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Philippine Airlines To Operate A Non Stop Flight To Miami

A Philippine Airlines flight is due to land in Miami airport today, having flown 9,316 miles directly from Manila. The flight is scheduled to land just after 16:00 local time in Miami after a huge 15 hours and 58 minutes in the air. A Boeing 777-300ER is operating the long flight.

Flight details
In one of the longest direct flights ever to land in Miami, a Philippine Airlines 777-300ER is making the most of its light load and some tailwinds to fly directly from Manila to Miami. Flight 5112 took off from Manila at 12:14 and is due to land at 16:12.

It is being operated by aircraft registration RP-C7772, a Boeing 777-300ER jet with an average range of just 7,370 miles. The flight today will be over 9,000 miles meaning the plane will be stretched to its maximum. However, it seems the plane is almost empty with very few passengers, and a favorable tailwind allows the aircraft to make the extended trip.

Is a non-stop return possible?
According to One Mile At A Time, it could well be a sort of repatriation flight. Miami docks are currently full of cruise ships with more arriving every day. A large percentage of staff from cruise ships are either from the Philippines or from neighboring countries. This flight could be coming to take some of these citizens home.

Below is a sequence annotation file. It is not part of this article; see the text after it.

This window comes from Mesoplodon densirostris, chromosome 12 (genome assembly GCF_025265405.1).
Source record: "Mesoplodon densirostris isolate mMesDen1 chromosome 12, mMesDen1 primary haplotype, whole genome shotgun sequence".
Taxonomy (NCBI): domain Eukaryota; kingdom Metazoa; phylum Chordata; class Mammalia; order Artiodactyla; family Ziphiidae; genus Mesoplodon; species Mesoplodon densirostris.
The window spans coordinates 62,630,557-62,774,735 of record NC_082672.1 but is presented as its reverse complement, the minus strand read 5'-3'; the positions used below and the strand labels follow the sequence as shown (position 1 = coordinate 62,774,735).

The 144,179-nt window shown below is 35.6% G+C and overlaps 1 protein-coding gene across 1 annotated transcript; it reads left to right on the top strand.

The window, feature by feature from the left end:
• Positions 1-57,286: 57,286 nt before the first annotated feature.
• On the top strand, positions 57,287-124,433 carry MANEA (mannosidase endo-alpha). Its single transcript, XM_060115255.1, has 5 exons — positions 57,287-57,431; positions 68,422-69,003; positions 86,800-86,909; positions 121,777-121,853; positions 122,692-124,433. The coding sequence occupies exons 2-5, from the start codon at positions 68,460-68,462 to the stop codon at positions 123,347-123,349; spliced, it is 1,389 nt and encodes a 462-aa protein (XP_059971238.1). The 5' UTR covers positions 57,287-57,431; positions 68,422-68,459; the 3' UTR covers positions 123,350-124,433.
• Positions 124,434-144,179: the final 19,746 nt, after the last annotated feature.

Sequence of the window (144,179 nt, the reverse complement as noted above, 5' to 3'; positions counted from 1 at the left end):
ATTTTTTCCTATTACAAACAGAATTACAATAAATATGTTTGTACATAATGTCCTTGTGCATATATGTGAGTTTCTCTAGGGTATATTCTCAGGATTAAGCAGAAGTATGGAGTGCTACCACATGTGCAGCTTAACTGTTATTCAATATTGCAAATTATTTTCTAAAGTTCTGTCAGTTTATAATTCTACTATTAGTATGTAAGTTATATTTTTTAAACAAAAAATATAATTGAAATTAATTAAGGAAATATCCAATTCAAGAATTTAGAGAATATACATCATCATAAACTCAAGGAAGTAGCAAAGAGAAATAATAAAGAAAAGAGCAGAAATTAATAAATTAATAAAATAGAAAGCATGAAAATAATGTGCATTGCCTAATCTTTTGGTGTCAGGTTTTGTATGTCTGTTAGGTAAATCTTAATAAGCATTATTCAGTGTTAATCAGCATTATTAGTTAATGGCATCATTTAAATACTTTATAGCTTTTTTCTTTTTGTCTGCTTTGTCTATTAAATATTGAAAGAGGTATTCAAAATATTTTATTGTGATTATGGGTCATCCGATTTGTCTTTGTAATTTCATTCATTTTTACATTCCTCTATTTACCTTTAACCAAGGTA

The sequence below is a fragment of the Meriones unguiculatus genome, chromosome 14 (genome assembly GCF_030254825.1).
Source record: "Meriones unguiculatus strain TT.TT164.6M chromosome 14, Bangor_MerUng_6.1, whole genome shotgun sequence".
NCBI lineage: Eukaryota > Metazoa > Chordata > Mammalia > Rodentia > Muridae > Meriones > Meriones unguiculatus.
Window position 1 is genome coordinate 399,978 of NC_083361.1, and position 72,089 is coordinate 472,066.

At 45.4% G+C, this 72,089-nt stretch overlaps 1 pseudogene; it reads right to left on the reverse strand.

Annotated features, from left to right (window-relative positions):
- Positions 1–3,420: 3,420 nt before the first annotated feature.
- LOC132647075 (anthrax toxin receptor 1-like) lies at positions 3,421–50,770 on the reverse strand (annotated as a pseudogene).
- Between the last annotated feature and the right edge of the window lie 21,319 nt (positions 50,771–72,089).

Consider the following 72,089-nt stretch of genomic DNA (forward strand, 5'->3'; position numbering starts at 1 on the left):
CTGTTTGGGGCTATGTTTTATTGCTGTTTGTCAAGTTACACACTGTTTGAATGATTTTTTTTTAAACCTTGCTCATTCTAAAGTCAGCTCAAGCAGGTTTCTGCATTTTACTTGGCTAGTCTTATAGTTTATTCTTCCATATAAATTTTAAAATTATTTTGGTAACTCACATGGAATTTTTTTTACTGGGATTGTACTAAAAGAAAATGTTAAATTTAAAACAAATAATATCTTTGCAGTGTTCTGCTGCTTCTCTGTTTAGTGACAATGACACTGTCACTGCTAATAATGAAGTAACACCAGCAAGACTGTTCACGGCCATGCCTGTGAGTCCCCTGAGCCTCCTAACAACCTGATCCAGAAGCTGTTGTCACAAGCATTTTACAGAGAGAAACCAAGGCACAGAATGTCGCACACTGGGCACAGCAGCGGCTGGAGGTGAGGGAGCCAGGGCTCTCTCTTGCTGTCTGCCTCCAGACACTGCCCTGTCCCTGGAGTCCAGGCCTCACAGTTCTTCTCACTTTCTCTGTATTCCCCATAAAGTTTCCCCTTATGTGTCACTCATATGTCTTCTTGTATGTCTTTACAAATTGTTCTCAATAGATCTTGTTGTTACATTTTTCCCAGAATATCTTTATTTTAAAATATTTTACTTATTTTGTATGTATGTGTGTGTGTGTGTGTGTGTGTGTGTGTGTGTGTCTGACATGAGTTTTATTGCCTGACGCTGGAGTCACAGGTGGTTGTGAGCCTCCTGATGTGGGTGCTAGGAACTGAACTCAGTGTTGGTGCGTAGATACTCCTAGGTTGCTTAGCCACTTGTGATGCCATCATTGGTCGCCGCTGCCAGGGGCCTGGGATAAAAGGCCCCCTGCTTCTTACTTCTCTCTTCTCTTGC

If this is the case, then its unlikely the plane will make a non-stop return flight. Not only will it have to face headwinds, but with more passengers and a heavier aircraft, the 777-300ER just won’t make the trip. Currently, it is not known when the plane will return to the Philippines or where it will stop to refuel.

The rise of ultra-long-haul flights
This new generation of aircraft is ushering in an age of what’s become known as ultra-long-haul flights. The new technology available means airlines are starting to launch regular routes that stretch most of the way around the world. The lightweight tech and new fuel-efficient engines mean we will likely see increasing numbers of flights pushing the boundaries of possibility.
Last year, Singapore Airlines launched the longest flight between Singapore and Newark airport at a whopping 9,534 miles and a total time of 18 and a half hours. And this isn’t Philippine Airlines’ first foray into ultra-long-haul flights. It already flies between Manila and JFK. At 8,520 miles, it’s the eighth-longest flight in the world and is generally operated by an Airbus A350.


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In this world of Covid-19 where airport transfers are more difficult I would expect direct flights to become more common and the availability of ELR jets from both major manuracturers will only increase the trend.  Even the small 320/321 series (which was mostly used on regional and domestic routes) has a new ELR version.

And if air travel is slow to bounce back (and I reckon it will be) then something like the A321 XLR might become the new normal for a lot of international routes.


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